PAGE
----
Since the beginning of the COVID-19 pandemic, business owners on Los Angeles' iconic Olvera Street have worried how they will keep their businesses alive. Now they are asking for help to keep them alive.
For the last 90 days, with the exception of some restaurants, Olvera Street has been closed to the public. Now merchants are concerned that the last 90 days will destroy 90 years of history.
“It’s very heartbreaking for many of us,” said Sylvia Gribbell, from The Mexico Shop.
For generations, families with shops on Olvera Street have focused on one thing: to always continuing telling the story of Los Angeles.
“It’s not just a place of business, it’s our home, a family, people we work side by side with,” said Gribbell.
“My family has owned it for 60 years but our history goes back 90 years when our family had the grocery store across the street,” said Greg Berber, of La Luz Del Día restaurant.
Berber is known for his famous carnitas tacos and not that long ago, every LA council member signed his 60-year anniversary certificate. Since the pandemic, not a single person in LA city hall has reached out to him since the famous alleyway was closed.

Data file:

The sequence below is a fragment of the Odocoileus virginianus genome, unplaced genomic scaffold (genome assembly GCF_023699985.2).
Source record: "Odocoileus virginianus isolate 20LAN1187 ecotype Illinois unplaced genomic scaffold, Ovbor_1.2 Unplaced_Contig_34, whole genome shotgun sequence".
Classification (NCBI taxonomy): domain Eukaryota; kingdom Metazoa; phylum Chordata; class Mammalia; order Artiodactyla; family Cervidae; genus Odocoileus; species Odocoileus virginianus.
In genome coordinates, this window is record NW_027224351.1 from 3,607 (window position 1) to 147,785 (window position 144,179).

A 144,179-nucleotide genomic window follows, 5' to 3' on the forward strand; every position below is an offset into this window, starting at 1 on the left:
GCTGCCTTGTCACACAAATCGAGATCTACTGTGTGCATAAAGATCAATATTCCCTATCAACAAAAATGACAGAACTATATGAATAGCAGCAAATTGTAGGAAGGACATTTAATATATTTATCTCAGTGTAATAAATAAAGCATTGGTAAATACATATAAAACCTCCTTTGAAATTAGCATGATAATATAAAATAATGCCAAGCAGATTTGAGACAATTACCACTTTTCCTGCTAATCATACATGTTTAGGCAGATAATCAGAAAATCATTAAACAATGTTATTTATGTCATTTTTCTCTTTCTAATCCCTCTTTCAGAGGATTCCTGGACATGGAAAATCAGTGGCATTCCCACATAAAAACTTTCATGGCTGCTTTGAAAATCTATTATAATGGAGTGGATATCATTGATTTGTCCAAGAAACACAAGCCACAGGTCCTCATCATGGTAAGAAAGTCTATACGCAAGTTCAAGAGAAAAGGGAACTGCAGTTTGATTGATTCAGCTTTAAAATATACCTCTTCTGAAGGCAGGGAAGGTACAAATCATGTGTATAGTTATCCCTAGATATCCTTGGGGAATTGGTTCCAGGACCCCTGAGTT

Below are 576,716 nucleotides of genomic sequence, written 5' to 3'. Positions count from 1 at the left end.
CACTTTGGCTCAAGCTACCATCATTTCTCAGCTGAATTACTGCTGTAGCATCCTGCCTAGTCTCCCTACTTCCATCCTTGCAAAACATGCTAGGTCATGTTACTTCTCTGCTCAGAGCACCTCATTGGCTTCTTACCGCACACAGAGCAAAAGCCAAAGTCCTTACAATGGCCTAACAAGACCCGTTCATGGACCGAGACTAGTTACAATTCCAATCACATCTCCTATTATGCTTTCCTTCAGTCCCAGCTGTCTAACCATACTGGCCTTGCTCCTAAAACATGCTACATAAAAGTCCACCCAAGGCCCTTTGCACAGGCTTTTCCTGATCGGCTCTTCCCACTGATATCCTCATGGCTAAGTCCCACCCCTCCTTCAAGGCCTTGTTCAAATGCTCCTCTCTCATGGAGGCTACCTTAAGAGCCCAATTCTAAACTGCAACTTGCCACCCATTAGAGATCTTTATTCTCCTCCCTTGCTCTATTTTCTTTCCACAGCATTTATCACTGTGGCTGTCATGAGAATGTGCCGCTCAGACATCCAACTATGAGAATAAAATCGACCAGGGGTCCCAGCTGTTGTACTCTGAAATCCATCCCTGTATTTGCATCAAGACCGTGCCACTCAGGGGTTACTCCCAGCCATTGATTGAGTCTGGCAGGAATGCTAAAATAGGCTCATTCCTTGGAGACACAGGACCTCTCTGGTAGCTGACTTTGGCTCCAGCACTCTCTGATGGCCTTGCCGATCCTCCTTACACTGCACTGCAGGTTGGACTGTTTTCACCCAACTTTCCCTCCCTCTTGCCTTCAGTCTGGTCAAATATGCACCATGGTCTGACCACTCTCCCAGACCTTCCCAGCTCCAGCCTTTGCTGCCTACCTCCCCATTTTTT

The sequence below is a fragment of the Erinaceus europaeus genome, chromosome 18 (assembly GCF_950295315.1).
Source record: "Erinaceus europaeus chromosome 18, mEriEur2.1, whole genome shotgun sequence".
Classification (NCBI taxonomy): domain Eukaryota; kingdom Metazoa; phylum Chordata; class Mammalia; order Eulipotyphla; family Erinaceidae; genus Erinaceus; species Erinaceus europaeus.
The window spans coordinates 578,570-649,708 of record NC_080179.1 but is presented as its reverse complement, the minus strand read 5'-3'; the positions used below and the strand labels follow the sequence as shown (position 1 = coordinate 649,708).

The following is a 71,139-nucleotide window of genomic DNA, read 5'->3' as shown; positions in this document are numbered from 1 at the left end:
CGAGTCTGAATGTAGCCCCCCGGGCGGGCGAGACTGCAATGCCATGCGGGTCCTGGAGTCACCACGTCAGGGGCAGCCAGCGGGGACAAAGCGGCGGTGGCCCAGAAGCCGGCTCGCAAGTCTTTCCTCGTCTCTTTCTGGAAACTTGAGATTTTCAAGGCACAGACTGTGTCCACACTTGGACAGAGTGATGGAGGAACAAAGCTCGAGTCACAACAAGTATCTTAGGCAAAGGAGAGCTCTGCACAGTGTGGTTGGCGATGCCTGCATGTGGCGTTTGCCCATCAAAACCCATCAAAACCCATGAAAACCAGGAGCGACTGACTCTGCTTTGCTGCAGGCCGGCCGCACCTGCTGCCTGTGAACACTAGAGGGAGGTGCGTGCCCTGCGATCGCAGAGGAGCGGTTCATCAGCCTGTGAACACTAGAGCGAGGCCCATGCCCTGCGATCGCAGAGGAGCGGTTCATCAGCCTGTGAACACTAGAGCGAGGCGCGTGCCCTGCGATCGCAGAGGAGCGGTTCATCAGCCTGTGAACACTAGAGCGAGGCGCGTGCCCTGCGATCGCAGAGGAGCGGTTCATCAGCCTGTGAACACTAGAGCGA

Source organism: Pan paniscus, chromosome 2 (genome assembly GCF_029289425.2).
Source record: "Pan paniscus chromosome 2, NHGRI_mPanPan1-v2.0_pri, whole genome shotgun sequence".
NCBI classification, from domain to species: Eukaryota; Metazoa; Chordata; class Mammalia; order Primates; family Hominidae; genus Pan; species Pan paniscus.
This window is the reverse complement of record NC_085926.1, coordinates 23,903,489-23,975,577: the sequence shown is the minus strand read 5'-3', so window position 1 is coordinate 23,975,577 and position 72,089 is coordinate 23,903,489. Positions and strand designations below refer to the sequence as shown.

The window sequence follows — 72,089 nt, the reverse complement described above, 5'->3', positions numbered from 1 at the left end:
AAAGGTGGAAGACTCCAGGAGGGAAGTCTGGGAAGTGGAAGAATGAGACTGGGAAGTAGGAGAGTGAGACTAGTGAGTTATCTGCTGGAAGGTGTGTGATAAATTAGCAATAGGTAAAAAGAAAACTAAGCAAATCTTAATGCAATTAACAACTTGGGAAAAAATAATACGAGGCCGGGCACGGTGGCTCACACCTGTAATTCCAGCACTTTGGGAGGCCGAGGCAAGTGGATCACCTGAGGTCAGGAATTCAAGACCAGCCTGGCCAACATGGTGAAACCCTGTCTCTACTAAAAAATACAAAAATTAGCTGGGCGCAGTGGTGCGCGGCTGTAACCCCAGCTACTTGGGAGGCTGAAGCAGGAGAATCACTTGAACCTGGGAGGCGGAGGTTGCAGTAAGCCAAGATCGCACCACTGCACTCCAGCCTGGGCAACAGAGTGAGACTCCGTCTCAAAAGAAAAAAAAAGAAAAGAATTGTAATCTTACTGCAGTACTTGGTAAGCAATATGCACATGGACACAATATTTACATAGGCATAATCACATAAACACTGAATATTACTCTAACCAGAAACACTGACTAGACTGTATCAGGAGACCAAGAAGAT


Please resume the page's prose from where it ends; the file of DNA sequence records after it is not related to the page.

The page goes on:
“It’s out of sight, out of mind,” said Berber. “No one is reaching out to calm our fears about the birth place of Los Angeles, something all the council members should be worried about.”
Around 75 business owners have come forward and admitted that they are at risk for closing for good if they city doesn't forgive their rents. They haven't been forced to pay since the pandemic started but when the stay at home order is lifted, they aren't positive they'll be making enough to stay afloat.
“And for the past two months, each month I’ve been down 90% in sales,” said Berber.
“We know everybody is hurting, but we need that help,” said Valerie Hanley, of Casa California.
The city council has the motion to forgive their rent on the table, but not a single vote has been cast yet.
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